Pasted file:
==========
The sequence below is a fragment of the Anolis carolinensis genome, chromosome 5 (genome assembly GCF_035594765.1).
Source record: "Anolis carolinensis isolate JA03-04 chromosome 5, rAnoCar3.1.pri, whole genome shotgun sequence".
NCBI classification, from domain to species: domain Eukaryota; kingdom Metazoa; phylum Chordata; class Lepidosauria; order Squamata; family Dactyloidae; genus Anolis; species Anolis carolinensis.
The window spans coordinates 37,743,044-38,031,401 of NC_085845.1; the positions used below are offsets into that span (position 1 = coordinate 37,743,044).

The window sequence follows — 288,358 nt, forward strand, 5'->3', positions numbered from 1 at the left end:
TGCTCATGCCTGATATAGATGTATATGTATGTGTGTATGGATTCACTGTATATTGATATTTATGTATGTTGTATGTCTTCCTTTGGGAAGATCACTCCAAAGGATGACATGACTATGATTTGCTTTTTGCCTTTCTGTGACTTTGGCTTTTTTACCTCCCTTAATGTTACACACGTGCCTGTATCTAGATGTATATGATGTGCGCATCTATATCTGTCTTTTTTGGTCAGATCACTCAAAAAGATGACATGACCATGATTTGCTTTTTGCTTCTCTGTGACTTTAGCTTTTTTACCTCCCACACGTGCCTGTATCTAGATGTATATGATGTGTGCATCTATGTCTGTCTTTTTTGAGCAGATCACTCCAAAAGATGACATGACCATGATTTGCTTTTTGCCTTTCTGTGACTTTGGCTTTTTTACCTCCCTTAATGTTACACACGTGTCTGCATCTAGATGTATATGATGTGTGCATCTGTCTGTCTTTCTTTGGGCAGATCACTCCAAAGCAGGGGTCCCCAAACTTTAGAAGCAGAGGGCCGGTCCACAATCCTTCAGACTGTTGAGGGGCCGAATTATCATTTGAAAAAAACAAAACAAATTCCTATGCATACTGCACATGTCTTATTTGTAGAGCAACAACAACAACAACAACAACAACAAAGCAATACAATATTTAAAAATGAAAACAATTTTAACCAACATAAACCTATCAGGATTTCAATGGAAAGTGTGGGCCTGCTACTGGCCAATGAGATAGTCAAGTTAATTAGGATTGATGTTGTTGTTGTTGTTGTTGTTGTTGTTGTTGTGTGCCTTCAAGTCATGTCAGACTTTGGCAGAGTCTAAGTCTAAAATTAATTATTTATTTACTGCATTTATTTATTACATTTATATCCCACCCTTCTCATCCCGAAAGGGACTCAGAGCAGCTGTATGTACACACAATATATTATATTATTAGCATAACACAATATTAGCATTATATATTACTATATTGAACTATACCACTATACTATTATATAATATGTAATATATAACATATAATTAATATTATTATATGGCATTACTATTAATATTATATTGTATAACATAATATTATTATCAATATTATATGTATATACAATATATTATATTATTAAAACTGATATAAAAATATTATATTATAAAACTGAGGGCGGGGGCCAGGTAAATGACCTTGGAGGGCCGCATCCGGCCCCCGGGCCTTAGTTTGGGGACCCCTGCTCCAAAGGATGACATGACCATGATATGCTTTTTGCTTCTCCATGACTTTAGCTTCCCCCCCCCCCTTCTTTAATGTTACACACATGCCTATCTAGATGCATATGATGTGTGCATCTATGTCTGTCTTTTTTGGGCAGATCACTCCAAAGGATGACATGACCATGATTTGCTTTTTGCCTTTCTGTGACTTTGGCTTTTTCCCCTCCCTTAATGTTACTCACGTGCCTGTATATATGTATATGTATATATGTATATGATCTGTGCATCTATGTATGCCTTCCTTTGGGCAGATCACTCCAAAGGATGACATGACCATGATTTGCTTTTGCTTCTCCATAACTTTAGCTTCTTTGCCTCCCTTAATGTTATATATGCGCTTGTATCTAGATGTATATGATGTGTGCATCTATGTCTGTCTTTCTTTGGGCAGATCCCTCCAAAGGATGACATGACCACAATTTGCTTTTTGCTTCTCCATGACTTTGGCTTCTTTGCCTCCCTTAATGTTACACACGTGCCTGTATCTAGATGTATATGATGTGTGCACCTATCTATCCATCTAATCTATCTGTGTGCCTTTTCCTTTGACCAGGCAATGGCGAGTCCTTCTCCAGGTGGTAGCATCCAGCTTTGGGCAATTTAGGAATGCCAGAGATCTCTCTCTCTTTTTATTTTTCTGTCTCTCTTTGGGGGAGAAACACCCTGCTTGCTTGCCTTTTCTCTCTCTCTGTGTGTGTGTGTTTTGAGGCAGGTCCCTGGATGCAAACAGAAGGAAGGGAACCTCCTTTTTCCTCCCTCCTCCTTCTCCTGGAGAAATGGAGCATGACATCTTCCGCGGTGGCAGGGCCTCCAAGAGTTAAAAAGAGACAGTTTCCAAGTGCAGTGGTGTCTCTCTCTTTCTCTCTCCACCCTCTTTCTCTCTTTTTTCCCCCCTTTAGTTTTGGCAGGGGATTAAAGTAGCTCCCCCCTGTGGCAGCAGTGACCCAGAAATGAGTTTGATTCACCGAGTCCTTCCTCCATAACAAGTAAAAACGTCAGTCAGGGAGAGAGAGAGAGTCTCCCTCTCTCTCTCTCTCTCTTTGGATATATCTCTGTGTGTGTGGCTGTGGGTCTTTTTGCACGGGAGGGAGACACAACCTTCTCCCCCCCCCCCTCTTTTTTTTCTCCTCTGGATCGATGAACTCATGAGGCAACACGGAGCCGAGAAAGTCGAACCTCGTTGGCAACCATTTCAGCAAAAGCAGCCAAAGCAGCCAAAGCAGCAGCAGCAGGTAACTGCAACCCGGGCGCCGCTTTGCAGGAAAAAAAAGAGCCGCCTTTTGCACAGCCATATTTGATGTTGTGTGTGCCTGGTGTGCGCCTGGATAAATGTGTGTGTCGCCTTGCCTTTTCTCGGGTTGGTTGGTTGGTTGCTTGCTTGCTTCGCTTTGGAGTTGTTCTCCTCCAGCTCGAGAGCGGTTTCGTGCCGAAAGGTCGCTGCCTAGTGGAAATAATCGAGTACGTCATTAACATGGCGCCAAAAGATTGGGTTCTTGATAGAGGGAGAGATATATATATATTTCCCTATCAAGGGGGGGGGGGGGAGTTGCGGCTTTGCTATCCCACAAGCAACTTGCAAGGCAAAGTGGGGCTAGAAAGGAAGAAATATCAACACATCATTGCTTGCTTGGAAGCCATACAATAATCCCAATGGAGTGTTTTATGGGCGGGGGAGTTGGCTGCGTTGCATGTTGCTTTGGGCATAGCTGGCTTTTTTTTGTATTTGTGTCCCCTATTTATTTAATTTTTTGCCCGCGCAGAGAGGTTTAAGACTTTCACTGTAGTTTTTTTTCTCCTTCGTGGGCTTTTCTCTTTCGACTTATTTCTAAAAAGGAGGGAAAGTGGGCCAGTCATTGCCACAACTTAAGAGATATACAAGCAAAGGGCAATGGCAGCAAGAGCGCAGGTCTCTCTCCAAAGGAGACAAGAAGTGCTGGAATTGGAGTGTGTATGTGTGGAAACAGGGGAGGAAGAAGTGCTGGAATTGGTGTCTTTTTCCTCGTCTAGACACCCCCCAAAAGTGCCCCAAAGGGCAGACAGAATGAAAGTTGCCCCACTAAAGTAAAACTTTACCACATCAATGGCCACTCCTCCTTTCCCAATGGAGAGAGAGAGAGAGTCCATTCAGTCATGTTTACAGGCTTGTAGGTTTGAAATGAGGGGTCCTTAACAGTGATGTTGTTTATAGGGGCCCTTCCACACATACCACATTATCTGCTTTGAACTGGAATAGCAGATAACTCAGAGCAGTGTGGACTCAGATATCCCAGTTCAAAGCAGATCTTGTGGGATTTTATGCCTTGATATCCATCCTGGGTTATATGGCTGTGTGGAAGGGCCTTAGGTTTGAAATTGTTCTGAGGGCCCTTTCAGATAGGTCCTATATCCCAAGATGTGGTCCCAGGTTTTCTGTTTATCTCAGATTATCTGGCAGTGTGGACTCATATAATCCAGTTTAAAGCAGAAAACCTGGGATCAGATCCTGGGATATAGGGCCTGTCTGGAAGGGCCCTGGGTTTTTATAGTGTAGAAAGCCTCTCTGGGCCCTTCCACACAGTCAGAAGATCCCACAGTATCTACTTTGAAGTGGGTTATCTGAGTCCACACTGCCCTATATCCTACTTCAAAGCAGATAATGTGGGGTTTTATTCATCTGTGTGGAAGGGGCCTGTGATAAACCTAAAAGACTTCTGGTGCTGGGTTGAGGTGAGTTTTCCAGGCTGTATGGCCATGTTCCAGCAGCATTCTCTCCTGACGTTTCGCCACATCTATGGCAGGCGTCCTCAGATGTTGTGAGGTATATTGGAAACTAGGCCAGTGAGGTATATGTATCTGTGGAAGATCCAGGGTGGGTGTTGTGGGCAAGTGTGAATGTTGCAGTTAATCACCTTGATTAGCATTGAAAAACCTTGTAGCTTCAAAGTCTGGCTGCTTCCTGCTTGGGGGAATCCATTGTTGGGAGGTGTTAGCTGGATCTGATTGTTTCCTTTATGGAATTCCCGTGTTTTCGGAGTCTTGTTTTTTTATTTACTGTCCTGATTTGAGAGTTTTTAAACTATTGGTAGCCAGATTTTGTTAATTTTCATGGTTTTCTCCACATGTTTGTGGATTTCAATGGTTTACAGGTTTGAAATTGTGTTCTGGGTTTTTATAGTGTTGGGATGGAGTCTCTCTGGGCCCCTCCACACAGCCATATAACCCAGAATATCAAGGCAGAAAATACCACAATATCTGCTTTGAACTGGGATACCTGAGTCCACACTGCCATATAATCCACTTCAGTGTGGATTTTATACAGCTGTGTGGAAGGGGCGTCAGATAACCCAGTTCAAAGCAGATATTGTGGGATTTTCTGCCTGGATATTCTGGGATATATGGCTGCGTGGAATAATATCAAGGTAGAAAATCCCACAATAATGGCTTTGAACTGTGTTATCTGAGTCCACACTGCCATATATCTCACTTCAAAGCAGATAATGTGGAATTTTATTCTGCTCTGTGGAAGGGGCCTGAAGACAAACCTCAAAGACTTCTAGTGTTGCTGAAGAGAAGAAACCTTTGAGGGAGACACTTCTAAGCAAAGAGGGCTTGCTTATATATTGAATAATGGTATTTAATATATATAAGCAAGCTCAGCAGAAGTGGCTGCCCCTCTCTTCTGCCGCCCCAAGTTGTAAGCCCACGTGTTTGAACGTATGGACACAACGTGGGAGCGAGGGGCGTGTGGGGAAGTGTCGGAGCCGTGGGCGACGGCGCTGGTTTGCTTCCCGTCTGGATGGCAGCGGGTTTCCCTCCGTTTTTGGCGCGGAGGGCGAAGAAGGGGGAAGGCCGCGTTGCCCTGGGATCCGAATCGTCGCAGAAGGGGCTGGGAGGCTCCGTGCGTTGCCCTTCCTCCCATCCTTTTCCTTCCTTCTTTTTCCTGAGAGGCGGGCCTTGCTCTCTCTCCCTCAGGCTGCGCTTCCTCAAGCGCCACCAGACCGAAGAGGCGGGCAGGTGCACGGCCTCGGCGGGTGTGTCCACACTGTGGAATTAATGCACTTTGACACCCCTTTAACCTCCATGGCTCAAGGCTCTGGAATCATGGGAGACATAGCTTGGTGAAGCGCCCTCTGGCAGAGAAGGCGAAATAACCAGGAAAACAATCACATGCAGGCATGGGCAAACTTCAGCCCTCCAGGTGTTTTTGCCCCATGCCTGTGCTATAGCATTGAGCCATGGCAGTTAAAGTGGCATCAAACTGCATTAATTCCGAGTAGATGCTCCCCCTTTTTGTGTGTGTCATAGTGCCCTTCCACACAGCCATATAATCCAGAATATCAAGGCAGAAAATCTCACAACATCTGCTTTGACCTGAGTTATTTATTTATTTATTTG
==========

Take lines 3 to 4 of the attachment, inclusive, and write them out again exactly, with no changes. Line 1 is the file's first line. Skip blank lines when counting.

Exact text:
NCBI classification, from domain to species: domain Eukaryota; kingdom Metazoa; phylum Chordata; class Lepidosauria; order Squamata; family Dactyloidae; genus Anolis; species Anolis carolinensis.
The window spans coordinates 37,743,044-38,031,401 of NC_085845.1; the positions used below are offsets into that span (position 1 = coordinate 37,743,044).